I recently wrote about translation and some of the challenges that comes with it.
It’s difficult to exactly describe the artistry required to truly localise a text. To characterise the skill and finesse of translation as an art isn’t just puffery – as described in this excellent account of the localisation of the classic video game Metal Gear Solid, featured on Polygon.com this week.
In this fascinating narrative, Jeremy Blaustein describes the “overwhelming job” of translating and localising the 1998 game, which is heavy in plot and dialogue. He writes, “The word “localization” barely existed in the business in 1997”:
I also knew that I couldn’t just jump into a translation without first getting a deep look into the world that [game creator Hideo Kojima] had been swimming in for years while conceiving Metal Gear Solid.
Interestingly, Blaustein relays his intent during the extended – and isolating – challenge of bringing the philosophical military espionage thriller to a Western audience. It was necessary not just to transpose Japanese words into English, but to convey the correct tone, the subtle characterisation, and even the relationship between characters:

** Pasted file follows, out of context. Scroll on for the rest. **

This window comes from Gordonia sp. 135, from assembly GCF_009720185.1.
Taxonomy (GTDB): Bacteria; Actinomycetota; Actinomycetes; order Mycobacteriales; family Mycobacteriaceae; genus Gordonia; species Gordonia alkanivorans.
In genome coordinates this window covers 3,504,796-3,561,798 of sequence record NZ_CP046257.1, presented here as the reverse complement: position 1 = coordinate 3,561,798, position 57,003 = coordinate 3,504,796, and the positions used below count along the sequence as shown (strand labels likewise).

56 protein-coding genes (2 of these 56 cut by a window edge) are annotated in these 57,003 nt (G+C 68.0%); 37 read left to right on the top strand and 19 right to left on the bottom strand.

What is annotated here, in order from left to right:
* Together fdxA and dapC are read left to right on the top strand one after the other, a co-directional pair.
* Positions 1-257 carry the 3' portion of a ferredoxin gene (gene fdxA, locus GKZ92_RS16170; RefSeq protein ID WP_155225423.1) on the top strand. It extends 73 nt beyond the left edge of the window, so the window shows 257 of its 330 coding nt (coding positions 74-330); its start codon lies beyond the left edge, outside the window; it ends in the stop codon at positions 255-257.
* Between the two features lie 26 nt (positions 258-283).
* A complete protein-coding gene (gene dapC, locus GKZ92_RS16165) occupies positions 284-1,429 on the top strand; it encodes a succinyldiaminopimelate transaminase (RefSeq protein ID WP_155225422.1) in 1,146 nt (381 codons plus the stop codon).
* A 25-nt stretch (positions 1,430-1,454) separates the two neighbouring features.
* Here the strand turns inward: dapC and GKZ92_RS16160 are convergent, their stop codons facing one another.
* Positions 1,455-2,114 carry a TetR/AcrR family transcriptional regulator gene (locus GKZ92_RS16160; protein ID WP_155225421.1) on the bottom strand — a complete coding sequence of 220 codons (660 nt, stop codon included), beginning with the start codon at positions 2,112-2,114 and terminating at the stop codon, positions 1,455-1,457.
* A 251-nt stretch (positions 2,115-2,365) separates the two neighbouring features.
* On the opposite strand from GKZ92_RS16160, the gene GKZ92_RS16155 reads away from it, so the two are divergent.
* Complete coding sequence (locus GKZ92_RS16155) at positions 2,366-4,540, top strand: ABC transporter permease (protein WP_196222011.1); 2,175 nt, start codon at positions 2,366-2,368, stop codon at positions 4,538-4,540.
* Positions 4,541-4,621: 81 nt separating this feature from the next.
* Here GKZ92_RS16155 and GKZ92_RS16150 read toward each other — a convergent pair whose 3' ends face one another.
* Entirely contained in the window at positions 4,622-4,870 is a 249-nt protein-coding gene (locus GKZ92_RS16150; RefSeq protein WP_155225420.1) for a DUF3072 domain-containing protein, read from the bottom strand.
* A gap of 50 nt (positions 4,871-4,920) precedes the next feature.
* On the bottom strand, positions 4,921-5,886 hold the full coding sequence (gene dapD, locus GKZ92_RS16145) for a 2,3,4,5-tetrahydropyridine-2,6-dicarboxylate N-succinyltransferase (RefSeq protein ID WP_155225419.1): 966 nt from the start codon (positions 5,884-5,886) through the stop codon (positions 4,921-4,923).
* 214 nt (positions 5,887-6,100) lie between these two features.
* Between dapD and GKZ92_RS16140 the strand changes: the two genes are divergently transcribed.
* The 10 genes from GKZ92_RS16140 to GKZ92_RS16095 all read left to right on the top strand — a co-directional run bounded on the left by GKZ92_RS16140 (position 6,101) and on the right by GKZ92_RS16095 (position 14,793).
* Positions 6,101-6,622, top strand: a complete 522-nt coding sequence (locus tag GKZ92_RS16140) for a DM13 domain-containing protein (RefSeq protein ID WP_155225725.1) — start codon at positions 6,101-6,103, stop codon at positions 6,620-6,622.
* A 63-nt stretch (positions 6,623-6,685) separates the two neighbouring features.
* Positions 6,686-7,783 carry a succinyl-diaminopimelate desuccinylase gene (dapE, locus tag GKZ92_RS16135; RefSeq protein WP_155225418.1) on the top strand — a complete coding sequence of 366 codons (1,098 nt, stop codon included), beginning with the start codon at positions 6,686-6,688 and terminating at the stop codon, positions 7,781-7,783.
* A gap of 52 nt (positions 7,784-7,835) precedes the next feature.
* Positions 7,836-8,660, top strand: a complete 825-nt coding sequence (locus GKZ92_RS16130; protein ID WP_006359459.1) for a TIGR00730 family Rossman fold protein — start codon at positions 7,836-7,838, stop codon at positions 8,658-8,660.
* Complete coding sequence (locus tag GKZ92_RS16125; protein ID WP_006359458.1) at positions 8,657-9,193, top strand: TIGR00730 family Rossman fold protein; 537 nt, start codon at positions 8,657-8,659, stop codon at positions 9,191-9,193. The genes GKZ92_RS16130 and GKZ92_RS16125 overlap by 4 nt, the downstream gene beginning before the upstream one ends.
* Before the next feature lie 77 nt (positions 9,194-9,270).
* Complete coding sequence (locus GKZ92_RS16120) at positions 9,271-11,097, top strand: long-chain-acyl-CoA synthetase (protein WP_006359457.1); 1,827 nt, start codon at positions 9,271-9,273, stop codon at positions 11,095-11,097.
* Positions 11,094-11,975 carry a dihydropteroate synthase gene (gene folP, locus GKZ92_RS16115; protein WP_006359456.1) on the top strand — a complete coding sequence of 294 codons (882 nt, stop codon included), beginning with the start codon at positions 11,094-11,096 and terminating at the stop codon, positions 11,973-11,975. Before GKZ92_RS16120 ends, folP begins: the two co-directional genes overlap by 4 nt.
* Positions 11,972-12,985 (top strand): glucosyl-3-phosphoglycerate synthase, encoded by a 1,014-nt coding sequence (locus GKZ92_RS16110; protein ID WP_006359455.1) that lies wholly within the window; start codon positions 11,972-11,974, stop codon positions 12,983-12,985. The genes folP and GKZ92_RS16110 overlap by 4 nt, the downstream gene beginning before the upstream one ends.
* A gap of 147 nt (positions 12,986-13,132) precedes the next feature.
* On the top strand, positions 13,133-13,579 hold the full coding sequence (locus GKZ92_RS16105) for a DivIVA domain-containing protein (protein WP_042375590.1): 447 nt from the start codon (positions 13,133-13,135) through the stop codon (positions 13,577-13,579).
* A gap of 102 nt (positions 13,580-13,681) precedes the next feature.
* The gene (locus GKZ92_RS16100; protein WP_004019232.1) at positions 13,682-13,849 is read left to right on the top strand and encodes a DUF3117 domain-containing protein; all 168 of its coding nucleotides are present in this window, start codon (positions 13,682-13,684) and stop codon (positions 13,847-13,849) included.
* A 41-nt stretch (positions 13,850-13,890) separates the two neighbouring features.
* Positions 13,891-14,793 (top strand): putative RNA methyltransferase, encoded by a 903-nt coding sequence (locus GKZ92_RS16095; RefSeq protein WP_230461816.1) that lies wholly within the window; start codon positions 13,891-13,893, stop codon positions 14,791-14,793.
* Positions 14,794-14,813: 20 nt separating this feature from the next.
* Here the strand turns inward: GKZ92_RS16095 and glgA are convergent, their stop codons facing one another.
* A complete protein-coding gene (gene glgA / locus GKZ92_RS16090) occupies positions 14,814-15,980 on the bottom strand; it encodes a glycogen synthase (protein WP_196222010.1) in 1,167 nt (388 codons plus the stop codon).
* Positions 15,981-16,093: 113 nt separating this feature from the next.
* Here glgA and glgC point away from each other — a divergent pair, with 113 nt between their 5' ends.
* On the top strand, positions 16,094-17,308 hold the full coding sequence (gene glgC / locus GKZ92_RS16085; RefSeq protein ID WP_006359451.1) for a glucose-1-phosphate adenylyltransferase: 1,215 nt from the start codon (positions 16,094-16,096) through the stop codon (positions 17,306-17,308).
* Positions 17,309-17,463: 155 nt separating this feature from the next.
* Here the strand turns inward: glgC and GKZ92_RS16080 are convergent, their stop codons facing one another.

[I tried] to look past the Japanese words to capture the essence of each conversation. I was desperately trying to keep the feeling that Kojima was himself trying to inspire in player.
[…] Translation is not a science; it is an art. One must take liberties with the text to capture the essence of the words, in an attempt to recreate the feeling of the original for a very different audience with a very different cultural background. That essence is found less in the words themselves than in the spaces between the words. It is a tone, an ever-present, unspoken attitude, and in this case it was a very confident tone. It is the mark of a single hand that often gives a work integrity and power, and I didn’t want to put my fingerprint on Metal Gear Solid. I wanted to imitate what I thought Kojima desired from the text.
I recommend reading the engaging full article on Polygon.com. There’s also an interesting take on the need for over-emphasised dialogue and voice acting in PlayStation One-era games in this article from Levelskip.